A few weeks ago, I was taking virtual attendance and said “Hey Kevin, it is so great to see you with us today!” He unmuted and responded “Hey Mr. Norris, thank you for being so cheery today. I need it because I am having a really tough time mentally and emotionally.” I couldn’t let that comment go. I had to talk to him, but I couldn’t pull him into the hallway, as he was a virtual student. So, I talked to Kevin and the entire class about how it’s okay to feel these feelings and the best thing that you can do is talk about it. We talked about how the choir is a safe space and that’s why Kevin chose to say what he said. With Kevin and the group, I shared some of my personal struggles since the pandemic started, as well as with the civil unrest that has been happening. The chat was filled with comments to pick Kevin up, as well as students saying how grateful they were to be in class that day to hear what they heard. I received several emails from students (and their parents) about how that particular session struck a chord and made a difference with themselves or with their child.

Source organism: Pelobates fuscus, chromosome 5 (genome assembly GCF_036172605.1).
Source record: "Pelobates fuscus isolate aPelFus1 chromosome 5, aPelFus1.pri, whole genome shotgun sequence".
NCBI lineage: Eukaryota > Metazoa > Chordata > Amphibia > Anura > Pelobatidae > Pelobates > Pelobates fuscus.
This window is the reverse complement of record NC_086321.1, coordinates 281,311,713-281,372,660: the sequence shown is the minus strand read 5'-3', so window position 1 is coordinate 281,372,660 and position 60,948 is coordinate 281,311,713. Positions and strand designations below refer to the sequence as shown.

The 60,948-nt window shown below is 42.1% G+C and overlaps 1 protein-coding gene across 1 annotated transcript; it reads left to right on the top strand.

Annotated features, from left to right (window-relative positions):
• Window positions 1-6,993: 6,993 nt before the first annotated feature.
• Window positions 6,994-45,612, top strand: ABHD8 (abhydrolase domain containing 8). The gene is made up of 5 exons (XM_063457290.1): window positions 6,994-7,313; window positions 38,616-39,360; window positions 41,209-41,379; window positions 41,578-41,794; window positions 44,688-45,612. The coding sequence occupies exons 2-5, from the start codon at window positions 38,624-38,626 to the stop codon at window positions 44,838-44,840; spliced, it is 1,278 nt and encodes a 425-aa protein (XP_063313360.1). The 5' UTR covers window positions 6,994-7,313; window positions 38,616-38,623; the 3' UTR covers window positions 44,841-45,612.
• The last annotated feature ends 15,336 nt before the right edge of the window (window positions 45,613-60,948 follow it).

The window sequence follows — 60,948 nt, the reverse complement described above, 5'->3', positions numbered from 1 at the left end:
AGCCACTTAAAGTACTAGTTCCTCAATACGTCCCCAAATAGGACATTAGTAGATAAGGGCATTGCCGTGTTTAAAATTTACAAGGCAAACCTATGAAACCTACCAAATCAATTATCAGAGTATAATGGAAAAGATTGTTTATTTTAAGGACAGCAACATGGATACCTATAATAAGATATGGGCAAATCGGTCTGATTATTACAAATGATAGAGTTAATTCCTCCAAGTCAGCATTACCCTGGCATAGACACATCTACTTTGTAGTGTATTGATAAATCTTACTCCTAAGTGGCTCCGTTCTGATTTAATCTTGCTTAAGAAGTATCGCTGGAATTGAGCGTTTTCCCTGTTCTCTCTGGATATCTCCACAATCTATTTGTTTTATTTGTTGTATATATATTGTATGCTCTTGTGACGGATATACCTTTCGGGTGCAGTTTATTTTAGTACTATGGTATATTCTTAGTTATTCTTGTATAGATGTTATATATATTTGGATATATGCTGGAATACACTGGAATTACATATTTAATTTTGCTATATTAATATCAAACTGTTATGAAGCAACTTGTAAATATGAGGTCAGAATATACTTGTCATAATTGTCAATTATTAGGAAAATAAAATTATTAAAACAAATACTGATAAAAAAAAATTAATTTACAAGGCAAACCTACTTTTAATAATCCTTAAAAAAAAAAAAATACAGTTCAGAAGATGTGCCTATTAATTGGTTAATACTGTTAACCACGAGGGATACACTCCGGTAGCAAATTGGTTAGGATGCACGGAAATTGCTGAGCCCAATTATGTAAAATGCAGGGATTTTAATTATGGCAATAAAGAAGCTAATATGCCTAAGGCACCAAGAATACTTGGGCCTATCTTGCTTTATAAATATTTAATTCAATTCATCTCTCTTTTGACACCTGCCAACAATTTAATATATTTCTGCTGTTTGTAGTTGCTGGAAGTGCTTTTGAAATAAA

This year, it’s not about perfect intonation and phrasing. It is not about having a fantastic concert. For me and for my students it is about connecting with one another and doing our very best to impact each other’s lives. It is about continuing to learn great choral music, but taking time to smile and laugh each day. I would like to leave you with this video: it is the BYU singers directed by Andrew Crane performing Elaine Hagenberg’s “Alleluia.” Together with our students, we can stay connected and make music in the midst of all of this.
Stay safe my friends.
Edward Norris is the director of choral music at Glen Cove High School (Glen Cove, New York) where he conducts the 75-voice mixed chorus and the 40-voice Select Chorale. He also teaches music theory and AP music theory. Outside of Glen Cove, he is an adjunct professor at Long Island University Post Campus and at the Aaron Copland School of Music (Queens College). Ed serves as the Division V Choral Vice President for the Nassau Music Educators Association and is a proud member of the New York State School Music Association and the American Choral Directors Association. Lastly, Ed was a contributing author of Dr. Jason Max Ferdinand’s book Teaching with Heart.